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The House’s two charges against Trump get right to the point, are easy to prove, and precisely describe the threat the president poses to American democracy.
Professor at the University of Baltimore School of Law
photo above: Jonathan Ernst / Reuters
WN: As a non-lawyer and Canadian, I find the article highlighted below compelling. Though this article, “Will Pelosi Have the Votes to Impeach?“, by a member of the Democratic Party, Renee Parsons, argues the opposite. A more nuanced argument by Ralph Nader and Bruce Fein is: “Donald Trump’s Big Abuses of Power Demand a Big Impeachment“. They conclude:
The threshold for preemptive presidential impeachments should correspond to the magnitude of the damage the president could inflict on the nation and the world by violating his oath of office. As that magnitude climbs—as it has manifold since 1789—the tolerable risk of an immature, megalomaniac president in the White House should be correspondingly smaller. In 2019, the president can inflict irreparable calamities that would have been unthinkable more than two centuries ago. The urgency and breadth of the impeachment articles voted against President Trump should correspond to those alarming risks.
Tomorrow, the House Judiciary Committee is expected to vote on two proposed articles of impeachment against President Donald Trump. One article accuses him of abuse of power, the other of obstructing Congress. When the House leadership released the articles, there was plenty of grumbling about how short the list was, given the ample evidence of other Trumpian excesses—including the obstruction of justice by the president in connection with Special Counsel Robert Mueller’s investigation.
Yet two articles of impeachment are enough to describe how Trump has worked to undermine the American system of government. If approved by the House, they will concisely pose a question to Republicans: Which of these destructive acts are you willing to excuse? If Trump isn’t removed on the basis of these two charges—which is a virtual guarantee, given the Republican majority in the Senate—our representative democracy is in serious trouble. But at least Democrats will have forced each Republican senator to put his or her complicity on the record forever—and sent a warning to the voting public that grave abuses of power can occur in the United States with impunity.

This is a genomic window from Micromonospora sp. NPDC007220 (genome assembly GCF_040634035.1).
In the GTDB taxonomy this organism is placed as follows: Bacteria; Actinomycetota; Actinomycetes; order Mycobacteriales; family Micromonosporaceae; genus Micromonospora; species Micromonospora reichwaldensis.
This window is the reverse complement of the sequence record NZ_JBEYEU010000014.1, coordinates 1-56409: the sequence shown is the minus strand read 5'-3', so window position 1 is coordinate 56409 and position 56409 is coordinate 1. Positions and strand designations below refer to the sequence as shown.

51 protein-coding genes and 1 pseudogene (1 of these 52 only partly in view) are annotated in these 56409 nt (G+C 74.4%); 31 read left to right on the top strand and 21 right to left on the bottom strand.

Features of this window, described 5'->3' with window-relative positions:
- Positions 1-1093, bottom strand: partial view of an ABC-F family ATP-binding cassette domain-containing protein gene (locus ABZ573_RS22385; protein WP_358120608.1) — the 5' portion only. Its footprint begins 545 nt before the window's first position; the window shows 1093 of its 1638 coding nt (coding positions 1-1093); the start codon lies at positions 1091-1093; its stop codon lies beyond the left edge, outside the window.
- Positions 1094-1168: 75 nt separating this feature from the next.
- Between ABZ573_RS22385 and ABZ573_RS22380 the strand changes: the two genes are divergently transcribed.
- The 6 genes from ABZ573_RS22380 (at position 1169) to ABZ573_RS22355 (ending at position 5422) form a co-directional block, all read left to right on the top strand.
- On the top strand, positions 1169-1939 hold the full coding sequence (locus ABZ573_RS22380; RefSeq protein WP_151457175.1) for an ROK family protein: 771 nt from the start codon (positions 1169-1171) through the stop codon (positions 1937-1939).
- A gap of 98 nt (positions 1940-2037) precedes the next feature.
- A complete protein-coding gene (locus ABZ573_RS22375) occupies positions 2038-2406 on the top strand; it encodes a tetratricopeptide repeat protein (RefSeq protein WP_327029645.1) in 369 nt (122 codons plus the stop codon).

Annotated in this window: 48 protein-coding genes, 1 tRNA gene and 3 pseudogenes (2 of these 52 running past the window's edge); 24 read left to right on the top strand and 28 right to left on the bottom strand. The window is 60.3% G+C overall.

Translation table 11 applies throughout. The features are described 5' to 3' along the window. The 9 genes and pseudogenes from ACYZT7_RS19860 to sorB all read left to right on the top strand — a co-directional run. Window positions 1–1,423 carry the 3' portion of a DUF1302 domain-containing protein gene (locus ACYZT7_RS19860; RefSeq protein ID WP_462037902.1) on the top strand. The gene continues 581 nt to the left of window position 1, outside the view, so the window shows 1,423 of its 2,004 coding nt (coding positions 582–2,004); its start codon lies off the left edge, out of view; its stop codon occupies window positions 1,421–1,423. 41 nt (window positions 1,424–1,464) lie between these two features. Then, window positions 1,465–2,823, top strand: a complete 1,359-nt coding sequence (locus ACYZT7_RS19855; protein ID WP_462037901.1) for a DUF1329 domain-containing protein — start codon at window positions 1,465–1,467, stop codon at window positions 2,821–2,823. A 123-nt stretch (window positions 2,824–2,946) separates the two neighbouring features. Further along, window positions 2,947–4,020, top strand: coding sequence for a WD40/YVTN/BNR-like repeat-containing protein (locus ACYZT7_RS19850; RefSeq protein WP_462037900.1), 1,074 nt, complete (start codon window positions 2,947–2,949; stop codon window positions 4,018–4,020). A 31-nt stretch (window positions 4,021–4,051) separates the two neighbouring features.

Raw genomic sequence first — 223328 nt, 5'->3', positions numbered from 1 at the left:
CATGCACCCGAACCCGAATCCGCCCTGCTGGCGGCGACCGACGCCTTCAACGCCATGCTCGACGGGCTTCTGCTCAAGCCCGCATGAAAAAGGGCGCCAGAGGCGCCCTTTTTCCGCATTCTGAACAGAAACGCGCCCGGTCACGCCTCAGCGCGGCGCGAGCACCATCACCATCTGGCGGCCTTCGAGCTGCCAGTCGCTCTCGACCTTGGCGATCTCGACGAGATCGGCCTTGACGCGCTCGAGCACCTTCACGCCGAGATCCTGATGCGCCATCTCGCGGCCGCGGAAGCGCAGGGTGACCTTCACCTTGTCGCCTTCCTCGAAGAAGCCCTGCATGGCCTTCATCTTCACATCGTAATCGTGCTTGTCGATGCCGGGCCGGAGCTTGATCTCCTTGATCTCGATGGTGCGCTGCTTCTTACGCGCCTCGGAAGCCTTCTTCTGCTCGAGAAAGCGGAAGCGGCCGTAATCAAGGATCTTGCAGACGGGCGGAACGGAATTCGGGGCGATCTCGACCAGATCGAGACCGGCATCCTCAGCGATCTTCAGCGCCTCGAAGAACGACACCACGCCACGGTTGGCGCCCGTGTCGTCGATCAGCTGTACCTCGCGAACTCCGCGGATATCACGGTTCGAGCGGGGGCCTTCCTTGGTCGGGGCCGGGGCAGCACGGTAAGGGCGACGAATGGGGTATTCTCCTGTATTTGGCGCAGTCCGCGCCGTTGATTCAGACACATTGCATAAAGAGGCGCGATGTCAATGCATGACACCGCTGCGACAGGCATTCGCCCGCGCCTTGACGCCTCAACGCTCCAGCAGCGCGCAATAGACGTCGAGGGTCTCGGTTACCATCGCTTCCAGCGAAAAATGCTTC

The actual document that lays out the charges against Trump is akin to an indictment by a grand jury. Let’s consider what the Democrats did not include in it. The articles of impeachment do not include the charge of bribery, even though that term is expressly listed as a basis for impeachment in the otherwise relatively terse U.S. Constitution.
If Trump is acquitted, we can expect future presidents to ignore congressional subpoenas without facing any consequences for doing so, because that’s the precedent Senate Republicans appear likely to set. It will mean greater power for the White House and a diminished voice for regular Americans, because their elected representatives in Congress will have relatively little power to check the presidency.
Second, an acquittal for Trump will also mean that presidents can outsource big swaths of the federal government to private citizens with no oversight, no electoral accountability, and no legal recourse. Regardless of whether people believe that Trump himself asked Zelensky for a quid pro quo, Giuliani has been public for months about his quest to get the Ukrainians to help his client by announcing investigations into the Bidens, and Trump has not disavowed his relationship with Giuliani. What this means is that the Senate confirmation process for presidential appointees—mandated by the Constitution—will go largely out the window. So will the federal laws governing ethics and conflicts of interest for federal employees. Presidents will know that they can just tap their buddies to do their personal bidding while in office, regardless of what’s best for national security, the American public, or the rule of law.
Third, Trump’s acquittal will mean that presidents can enlist foreign governments to help them win reelection in contravention of federal laws and the sacrosanct principle that the American people are sovereign. Mueller’s report of Russian interference in 2016 did not deter Trump from asking the Ukrainian government to dig up dirt on the family of a potential general-election opponent—or from publicly inviting China to do the same. Asking foreign powers to meddle, presumably in ways that help only him—not an opponent, even if that opponent is someone whom American voters demonstrably prefer—represents an attempt at subverting the 2020 election.
Kim Wehle, a professor at the University of Baltimore School of Law, is a former assistant U.S. attorney and a former associate independent counsel in the Whitewater investigation. She is the author of the book How to Read the Constitution—and Why.
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